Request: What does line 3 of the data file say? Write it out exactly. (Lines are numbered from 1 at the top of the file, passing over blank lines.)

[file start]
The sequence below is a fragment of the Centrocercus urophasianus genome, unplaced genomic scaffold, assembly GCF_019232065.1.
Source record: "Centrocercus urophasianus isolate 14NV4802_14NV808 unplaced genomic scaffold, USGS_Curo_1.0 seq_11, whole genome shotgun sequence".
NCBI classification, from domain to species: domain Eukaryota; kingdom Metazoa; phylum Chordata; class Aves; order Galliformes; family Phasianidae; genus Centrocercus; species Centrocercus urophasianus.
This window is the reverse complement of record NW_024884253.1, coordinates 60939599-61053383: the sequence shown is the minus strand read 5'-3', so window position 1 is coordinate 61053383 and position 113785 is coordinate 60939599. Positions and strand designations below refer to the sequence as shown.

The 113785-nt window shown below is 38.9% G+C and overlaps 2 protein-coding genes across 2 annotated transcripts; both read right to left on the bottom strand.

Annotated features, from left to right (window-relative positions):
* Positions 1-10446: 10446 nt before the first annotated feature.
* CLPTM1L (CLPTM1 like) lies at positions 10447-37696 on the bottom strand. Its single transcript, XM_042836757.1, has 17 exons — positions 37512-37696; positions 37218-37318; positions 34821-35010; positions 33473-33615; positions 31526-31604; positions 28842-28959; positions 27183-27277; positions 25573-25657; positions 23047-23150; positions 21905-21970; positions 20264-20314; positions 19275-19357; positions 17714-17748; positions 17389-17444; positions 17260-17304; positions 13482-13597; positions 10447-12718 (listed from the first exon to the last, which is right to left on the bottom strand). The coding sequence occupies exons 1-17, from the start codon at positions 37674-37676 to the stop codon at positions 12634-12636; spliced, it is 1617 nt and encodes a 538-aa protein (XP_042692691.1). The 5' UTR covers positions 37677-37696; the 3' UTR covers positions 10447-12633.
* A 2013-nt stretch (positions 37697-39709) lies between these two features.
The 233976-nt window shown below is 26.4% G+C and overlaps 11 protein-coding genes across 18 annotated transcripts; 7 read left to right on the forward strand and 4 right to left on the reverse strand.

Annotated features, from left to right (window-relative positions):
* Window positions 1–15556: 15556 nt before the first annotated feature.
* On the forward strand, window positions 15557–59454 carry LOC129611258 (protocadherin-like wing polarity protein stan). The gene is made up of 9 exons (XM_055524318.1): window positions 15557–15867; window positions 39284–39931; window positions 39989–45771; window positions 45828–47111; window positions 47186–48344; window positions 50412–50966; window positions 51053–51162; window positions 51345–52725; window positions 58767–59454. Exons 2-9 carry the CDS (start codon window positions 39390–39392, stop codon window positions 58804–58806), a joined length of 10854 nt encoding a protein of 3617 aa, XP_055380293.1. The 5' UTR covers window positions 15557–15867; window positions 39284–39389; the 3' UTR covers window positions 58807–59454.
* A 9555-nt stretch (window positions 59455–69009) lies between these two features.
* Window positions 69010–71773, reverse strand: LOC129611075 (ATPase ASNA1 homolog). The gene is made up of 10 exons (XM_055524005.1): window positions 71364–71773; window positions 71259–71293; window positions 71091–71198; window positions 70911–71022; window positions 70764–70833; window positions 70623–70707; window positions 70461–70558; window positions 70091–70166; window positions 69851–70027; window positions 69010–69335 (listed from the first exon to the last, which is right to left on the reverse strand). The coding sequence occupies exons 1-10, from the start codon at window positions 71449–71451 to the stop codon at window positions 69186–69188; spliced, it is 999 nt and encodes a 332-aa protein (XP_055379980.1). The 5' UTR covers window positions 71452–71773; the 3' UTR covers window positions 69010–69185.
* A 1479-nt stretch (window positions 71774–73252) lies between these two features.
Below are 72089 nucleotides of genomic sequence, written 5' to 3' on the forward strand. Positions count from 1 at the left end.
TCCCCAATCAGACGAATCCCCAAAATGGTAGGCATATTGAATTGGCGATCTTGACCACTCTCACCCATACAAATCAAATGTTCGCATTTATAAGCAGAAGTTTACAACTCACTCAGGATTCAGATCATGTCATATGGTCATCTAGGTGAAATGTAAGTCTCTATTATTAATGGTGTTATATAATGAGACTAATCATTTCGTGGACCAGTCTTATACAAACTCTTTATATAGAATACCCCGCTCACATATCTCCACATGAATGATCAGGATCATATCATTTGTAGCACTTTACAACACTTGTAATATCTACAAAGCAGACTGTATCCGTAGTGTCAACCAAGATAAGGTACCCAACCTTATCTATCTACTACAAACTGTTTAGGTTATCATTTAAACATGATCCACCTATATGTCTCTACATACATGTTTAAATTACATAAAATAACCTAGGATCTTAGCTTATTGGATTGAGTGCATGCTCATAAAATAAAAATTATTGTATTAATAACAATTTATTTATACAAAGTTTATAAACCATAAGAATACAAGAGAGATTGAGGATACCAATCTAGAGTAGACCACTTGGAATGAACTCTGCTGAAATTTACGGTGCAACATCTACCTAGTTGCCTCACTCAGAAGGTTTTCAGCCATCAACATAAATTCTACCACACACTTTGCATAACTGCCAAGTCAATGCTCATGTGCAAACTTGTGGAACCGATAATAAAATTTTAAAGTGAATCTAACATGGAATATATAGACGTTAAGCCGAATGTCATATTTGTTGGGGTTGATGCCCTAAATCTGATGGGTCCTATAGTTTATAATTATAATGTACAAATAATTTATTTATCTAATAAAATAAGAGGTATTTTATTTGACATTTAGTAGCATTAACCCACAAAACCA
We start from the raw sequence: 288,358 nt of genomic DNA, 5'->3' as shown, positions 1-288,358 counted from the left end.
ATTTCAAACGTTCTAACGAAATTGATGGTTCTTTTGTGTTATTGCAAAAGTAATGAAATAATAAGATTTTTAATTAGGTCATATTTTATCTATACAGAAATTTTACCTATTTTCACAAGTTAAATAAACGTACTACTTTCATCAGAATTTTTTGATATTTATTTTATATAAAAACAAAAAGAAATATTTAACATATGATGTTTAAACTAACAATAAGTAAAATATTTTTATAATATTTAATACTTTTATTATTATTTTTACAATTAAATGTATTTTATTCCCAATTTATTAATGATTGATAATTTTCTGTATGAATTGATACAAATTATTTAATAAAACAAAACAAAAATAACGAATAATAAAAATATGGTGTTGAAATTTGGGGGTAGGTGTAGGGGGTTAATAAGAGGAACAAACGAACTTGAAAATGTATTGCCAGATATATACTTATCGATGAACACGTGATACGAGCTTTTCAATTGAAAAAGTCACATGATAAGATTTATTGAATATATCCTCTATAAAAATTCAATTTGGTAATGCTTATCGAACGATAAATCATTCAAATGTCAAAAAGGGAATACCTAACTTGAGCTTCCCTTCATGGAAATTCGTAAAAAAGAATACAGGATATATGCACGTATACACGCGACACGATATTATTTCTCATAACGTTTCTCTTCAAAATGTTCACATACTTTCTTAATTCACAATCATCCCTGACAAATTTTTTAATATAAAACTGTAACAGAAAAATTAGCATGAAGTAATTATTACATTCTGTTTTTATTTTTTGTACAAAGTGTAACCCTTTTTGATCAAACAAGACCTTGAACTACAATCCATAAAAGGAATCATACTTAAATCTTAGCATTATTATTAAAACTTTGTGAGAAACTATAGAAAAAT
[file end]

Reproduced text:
NCBI classification, from domain to species: domain Eukaryota; kingdom Metazoa; phylum Chordata; class Aves; order Galliformes; family Phasianidae; genus Centrocercus; species Centrocercus urophasianus.